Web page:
Kevin Reza, the only black rider competing at the Tour de France, says cycling has a "lot to learn and is really far behind" when it comes to racism and diversity.
Athletes across the sporting world have shown support for Black Lives Matter protests, but professional cycling has remained largely silent.
Reza (B&B Hotels - Vital Concept) joined Eurosport's Orla Chennaoui to explain why the sport has a long way to go.
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"There are people who wanted to move the furniture around in cycling, but they gave up," Reza said.
It shows that cycling isn’t ready to evolve in that way. It’s complicated, it’s difficult to make certain people understand that cycling needs to be refreshed like other sports, because there are a lot of sports that are changing in this way and progressing with regards to racism, but certainly, cycling has a lot to learn and is really far behind in that regard.
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Reza opened up about his own experiences of racism in the peloton, citing two incidents from the 2014 Tour de France and 2017 Tour de Romandie.
He was allegedly called a "dirty n***o" by Michael Albasini at the 2014 Tour, although Albasini denied using racist language and said it was a "misunderstanding".
Then, at the 2017 race in Switzerland, Gianni Moscon was suspended by Team Sky for six weeks and sent on a diversity awareness course for using racially abusive language towards Reza.
However, Moscon was not disciplined by the UCI, cycling’s governing body, and the Italian later insisted his "conscience is clear".
"The first time, ASO took the initiative, asked me what I thought, what I wanted to do with regards Albasini," he said.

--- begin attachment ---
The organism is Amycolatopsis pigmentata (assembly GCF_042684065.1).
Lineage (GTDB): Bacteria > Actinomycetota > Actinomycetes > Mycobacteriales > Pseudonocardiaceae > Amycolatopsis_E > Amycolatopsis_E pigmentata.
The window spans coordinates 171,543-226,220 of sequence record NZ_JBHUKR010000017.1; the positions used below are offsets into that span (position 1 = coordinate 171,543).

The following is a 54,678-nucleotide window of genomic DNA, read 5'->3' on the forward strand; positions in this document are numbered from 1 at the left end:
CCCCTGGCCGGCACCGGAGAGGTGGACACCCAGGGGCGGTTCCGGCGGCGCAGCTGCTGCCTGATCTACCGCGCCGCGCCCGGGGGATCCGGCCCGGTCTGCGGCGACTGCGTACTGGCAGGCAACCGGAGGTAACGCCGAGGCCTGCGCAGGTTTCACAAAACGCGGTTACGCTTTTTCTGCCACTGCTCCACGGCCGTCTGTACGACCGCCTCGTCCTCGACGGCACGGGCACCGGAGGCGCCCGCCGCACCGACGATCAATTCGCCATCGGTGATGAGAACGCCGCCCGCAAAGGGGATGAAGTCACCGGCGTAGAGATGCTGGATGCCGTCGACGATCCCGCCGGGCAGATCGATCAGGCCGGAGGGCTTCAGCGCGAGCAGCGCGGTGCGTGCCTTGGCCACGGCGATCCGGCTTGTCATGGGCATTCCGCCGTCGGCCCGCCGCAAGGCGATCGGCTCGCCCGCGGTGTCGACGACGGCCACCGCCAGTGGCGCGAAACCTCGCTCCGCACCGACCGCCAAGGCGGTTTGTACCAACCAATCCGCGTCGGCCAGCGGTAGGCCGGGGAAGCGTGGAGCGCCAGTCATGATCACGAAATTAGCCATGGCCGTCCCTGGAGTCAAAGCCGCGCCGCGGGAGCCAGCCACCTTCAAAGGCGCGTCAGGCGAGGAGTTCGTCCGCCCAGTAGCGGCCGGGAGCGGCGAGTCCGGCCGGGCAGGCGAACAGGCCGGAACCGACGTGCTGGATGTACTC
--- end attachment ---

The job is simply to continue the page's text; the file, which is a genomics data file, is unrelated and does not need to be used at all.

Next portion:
"I was very young, it was my first Tour de France and I wanted to concentrate on what I had to do on the bike, I decided to leave it at the race, because they gave me the choice.
"But the second time, with Moscon, I didn’t get a single message from the Tour and the organisation, no support at all, it was all done under the water, it was very complicated."
Kevin Reza (2.v.r.) ist der einzige dunkelhäutige Fahrer bei der Tour de France 2020
Image credit: Getty Images
Asked if he had a message for his white colleagues, Reza continued: "I'd ask them, quite simply, given everything that's going on around the world, not to ignore it.
"Because even among my closer friends and teammates, we don't speak about it very much. I find that a pity because it's been in the news for months now. I'm not sure if it's just passed them by or if they don't feel comfortable talking about it.
"But it's in the news and I'm also the only black rider on the team and so I'm really the right person to ask and to speak to about the topic.
I know that now I would probably react very differently to some of the throwaway comments and banter I have received. Before, I let a lot of it pass over me. Perhaps people would have taken it badly if I stood up for myself.
"If I had a message now for my white colleagues it would be talk about it and pay more attention to what is going on around them."
Representation from minority ethnic groups in both amateur and professional cycling is extremely low, as highlighted in Tom Bennett’s long-read on cycling’s diversity issue.
So what hope does Reza have for the sport improving diversity in the future?
"Hope is always good to have," he said. "As you’ve said, I’m not a spokesperson but I try to show the path that I must. I try to have a role that’s quite discreet, but also present.
"After that, it’s up to young black riders to show they’re capable of succeeding like me, to not give up and say it’s a white sport, not at all.
"It’s a sport that, like others, demands a lot of sacrifice. I’ve been a pro for 10 years now and I’m afraid I might be the last from Guadeloupe. I hope I’m wrong. I have a bit of trouble speaking about diversity because we’re all the same, and we try to do our jobs the best we possibly can."
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